Though reaction on a personal level to the political machinations of the White House and Congress is understandable, investors seem impervious. They did not react to the bombing in Syria as one would have expected, or to the election in Norway, or to the beginning of Great Britain’s exit from the Euro, or even to the Fed’s interest rate increase. The market remains remarkably sanguine.
Today’s reality is that global economic growth is in sync and improving. According to many researchers, it should remain so over the next 6-12 months (barring anything unforeseen). This is positive news for stocks and bonds. As Janet Yellen, Fed chair, said, “The simple message is the economy is doing well.”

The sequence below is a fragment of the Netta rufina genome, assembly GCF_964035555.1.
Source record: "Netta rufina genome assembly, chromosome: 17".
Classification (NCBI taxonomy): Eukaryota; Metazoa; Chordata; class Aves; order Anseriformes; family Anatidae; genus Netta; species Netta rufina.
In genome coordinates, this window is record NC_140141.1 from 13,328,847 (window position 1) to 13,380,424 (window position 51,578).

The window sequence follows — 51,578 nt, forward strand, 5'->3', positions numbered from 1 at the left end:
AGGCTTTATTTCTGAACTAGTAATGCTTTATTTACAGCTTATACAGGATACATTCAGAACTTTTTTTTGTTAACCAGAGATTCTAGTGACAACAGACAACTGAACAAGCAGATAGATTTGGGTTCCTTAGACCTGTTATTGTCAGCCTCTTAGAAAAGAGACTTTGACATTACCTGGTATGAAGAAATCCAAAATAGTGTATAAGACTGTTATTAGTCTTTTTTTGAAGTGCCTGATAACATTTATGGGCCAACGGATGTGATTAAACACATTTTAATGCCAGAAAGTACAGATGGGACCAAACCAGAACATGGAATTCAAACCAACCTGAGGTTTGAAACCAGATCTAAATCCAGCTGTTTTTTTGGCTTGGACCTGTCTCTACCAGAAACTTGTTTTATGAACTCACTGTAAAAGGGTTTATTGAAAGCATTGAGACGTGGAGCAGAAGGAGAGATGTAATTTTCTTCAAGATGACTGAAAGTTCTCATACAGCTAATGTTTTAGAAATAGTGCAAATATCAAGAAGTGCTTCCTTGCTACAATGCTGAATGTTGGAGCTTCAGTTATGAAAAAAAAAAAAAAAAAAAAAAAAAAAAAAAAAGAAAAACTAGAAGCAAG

The Economist noted that across the United States, Europe, Asia, and emerging markets, “all burners are firing at once, for the first time since a brief rebound in 2010.”
By most measurements, the U.S. stock market is overvalued, with estimated returns in the low single digits over the next five years. Our stock market is the most expensive it has ever been in the last 50 years, except during the dot.com bubble in the late 1990s.
Alternatively, international stock markets have lagged domestic markets. Numbers now show international companies growing faster than domestic companies.
We have re-allocated portfolios to lower exposure to the U.S. stock market and increase investments in international and low-volatility funds. More than eight years have passed since the last major downturn, and we are all expecting a decline to occur. We just don’t know when. Our goal in portfolio design is to limit the impact of such an event, though there are never any guarantees.
Please call us if you would like to discuss your portfolio, update, or create a financial plan.